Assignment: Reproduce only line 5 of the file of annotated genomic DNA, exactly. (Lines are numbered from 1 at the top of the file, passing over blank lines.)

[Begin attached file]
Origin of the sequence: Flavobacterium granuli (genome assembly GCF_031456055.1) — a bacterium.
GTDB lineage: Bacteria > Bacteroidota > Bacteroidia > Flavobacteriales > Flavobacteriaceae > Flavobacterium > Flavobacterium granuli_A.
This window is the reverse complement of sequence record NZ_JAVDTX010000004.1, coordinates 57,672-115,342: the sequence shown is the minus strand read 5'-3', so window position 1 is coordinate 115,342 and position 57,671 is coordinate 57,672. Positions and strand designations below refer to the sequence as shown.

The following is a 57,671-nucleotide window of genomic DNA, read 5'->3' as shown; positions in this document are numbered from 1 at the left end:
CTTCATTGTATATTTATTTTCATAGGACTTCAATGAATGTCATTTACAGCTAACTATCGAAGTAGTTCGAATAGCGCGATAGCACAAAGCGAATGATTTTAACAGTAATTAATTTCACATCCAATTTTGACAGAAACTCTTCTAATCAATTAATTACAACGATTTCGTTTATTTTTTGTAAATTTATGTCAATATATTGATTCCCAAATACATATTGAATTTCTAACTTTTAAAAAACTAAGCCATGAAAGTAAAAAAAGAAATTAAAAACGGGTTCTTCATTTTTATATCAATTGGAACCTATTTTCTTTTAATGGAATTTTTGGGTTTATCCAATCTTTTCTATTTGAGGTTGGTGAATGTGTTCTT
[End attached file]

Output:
CTTCATTGTATATTTATTTTCATAGGACTTCAATGAATGTCATTTACAGCTAACTATCGAAGTAGTTCGAATAGCGCGATAGCACAAAGCGAATGATTTTAACAGTAATTAATTTCACATCCAATTTTGACAGAAACTCTTCTAATCAATTAATTACAACGATTTCGTTTATTTTTTGTAAATTTATGTCAATATATTGATTCCCAAATACATATTGAATTTCTAACTTTTAAAAAACTAAGCCATGAAAGTAAAAAAAGAAATTAAAAACGGGTTCTTCATTTTTATATCAATTGGAACCTATTTTCTTTTAATGGAATTTTTGGGTTTATCCAATCTTTTCTATTTGAGGTTGGTGAATGTGTTCTT